Links: August 20th

I have a wide selection again for you today. I meant to post the Links of the Week yesterday but ran into two problems: 1) I was busy and distracted for most of the day and 2) I think this picture speaks for itself. I wasn’t motivated to sift through all those tabs!


Ket Fenwick has a piece titled “Why People Won’t Read Your Thesis“. He does raise some interesting points, although I can’t really say I agree. First, writing in academia at the graduate level–as I understand it–is to effectively prove that your understanding of a particular subject is not simply extensive but also well-researched. Conversational tones are OK for blog posts and informal writing; I can’t say such a tone is appropriate for academic papers or even documentation. Simply put: Some writing styles are more appropriate for certain disciplines than others. I propose an alternative. If you’re particularly passionate about a given subject and you’re a graduate student, write a book! If it’s important enough such that the average person should know about it, then it’s worthwhile to write material in the writing style of your choice to convey just how important your research is. Academia isn’t going to change. (A little warning about the link: The author’s writing style feels a little awkward and “bumpy” which I think serves to dispute his intent.)

News: International Relations

Ever wondered what other countries think of our political debates? For one, when it comes to health care, the British media is firmly on the side of–wait for it–our media. Although The Independent provides solid numbers, the numbers themselves are largely meaningless without context. Furthermore, since every site I’ve found that provides access to the WHO/OECD data requires a subscription, it’s difficult to gain more data for further study. Whether you’re for or against health care reform, you have to confess that articles like this one are decidedly biased in favor of a system more like Britain’s.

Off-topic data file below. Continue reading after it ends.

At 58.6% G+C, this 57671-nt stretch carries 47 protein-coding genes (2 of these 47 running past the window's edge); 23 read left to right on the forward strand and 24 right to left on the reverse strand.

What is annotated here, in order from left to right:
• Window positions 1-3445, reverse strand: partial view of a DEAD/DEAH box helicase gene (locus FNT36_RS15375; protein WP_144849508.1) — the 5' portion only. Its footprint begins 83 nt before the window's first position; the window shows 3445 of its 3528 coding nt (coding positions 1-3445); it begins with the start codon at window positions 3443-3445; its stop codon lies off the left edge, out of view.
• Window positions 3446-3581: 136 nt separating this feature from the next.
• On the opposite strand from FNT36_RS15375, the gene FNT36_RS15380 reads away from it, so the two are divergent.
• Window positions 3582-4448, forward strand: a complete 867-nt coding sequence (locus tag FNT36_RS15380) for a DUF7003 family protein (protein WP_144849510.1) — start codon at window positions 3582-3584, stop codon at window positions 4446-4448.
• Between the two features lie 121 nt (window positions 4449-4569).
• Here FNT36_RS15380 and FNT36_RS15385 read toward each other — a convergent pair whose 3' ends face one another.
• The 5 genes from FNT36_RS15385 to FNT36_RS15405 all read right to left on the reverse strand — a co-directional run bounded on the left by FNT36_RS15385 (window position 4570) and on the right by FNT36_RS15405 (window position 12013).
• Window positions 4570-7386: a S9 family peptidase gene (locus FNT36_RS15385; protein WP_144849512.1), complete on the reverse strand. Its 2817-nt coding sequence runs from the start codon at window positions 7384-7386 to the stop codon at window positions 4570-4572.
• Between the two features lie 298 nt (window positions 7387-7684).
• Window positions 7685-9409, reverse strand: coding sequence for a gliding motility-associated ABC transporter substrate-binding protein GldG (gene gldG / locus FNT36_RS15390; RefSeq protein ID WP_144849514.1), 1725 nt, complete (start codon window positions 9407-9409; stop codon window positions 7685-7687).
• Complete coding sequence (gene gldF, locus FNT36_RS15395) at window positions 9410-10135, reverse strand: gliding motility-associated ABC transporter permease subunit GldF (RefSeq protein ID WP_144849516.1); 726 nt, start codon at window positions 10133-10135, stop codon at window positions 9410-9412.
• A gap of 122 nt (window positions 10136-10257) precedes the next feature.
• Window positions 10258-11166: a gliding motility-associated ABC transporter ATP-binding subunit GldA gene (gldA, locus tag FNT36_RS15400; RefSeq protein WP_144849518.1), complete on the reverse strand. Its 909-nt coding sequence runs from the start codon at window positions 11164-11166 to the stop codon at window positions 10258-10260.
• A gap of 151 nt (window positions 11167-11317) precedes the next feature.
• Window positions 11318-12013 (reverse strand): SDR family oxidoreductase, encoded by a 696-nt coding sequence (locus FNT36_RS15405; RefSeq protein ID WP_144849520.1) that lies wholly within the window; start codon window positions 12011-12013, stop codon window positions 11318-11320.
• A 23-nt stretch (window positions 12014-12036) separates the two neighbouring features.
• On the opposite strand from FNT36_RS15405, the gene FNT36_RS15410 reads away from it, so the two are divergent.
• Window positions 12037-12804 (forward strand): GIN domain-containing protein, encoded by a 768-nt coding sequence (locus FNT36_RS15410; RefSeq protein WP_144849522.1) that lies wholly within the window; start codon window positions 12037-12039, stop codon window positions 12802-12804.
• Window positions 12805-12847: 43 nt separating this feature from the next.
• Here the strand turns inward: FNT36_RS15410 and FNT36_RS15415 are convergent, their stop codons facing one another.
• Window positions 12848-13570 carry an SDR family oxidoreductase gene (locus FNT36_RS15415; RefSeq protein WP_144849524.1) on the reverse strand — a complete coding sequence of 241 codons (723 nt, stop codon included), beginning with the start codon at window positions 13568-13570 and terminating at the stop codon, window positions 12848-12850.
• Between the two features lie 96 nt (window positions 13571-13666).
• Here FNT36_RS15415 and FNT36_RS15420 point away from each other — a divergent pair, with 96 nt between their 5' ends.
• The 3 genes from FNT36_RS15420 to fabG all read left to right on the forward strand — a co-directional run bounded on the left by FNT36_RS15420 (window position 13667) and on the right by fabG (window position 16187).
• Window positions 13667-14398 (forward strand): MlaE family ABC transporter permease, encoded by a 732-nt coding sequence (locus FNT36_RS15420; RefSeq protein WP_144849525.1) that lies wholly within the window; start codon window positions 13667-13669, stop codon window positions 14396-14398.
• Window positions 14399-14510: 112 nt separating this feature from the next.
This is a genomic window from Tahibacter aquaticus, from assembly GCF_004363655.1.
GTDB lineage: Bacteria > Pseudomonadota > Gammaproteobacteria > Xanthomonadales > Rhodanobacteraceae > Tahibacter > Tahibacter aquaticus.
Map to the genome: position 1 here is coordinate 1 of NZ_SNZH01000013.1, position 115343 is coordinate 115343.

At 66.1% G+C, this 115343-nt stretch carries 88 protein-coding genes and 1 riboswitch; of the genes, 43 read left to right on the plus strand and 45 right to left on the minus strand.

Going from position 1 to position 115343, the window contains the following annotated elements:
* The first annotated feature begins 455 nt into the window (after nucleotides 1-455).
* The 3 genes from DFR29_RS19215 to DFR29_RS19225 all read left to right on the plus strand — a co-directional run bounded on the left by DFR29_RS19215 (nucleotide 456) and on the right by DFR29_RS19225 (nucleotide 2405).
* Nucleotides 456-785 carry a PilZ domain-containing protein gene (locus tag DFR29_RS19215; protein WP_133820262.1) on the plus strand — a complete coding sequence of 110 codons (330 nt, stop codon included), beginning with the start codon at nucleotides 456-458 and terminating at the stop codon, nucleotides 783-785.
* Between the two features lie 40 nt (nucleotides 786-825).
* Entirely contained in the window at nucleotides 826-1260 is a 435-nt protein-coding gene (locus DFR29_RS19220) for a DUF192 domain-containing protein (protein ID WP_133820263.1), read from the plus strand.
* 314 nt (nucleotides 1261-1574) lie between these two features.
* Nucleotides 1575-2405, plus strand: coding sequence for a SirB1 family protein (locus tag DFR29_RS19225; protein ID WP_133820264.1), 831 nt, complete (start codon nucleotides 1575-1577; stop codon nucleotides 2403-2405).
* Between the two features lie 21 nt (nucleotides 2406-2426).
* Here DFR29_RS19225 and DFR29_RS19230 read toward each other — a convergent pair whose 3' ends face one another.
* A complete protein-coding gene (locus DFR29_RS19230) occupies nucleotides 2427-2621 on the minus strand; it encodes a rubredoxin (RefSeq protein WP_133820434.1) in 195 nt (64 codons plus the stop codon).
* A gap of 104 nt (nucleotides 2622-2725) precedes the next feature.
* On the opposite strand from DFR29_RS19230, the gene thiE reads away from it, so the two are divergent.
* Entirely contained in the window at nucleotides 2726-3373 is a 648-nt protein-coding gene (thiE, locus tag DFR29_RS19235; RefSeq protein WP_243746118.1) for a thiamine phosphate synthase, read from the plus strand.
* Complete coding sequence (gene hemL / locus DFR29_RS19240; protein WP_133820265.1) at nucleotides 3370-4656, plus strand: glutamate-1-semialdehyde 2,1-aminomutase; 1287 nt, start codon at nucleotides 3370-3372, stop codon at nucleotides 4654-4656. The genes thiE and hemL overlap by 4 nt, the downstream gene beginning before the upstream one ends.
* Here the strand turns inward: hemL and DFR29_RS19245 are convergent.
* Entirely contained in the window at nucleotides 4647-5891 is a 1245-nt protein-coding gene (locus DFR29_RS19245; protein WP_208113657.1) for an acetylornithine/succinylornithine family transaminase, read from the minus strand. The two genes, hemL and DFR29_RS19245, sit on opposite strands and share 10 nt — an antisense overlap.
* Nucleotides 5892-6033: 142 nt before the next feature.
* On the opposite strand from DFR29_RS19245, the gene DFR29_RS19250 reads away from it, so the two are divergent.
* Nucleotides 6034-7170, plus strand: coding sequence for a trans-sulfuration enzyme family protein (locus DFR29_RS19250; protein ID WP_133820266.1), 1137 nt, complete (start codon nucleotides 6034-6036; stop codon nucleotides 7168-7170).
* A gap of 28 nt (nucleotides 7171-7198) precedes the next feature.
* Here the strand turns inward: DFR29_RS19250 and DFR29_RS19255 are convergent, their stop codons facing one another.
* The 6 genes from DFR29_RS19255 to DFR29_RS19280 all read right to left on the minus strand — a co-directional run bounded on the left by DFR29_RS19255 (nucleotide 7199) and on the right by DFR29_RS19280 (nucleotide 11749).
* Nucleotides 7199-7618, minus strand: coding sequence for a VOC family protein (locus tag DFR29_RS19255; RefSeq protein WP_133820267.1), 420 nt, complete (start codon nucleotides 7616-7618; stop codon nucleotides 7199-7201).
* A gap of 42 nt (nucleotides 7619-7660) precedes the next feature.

News: Stupid is News

Unsurprisingly, a Virginian woman was arrested when she posted a picture of an officer’s house. The Slashdot summary is biased in favor of the woman, of course, and while this is publicly accessible information, I think it’s important to understand that this woman was going out of her way to post it. The reason certain information in the public eye isn’t a danger is because it typically requires work to acquire. Frankly, I find this ordeal stupid; she got what was coming to her. Were these not officers, I’d imagine she would’ve been charged with stalking! Oh, what a queer world this is.

Along these lines, a judge has thrown out tickets given to citizens who received them for running red lights, declaring the camera program as illegal in Santa Ana, California. Whether you agree with them or not, the tampering performed by the city to increase ticket revenues is a disgrace and endangerment of the public.

News: Tech in the Media

Ever wondered what drives those late-night click fests through Wikipedia or Google? Slate explores why, and it may be a far more basic drive than you think.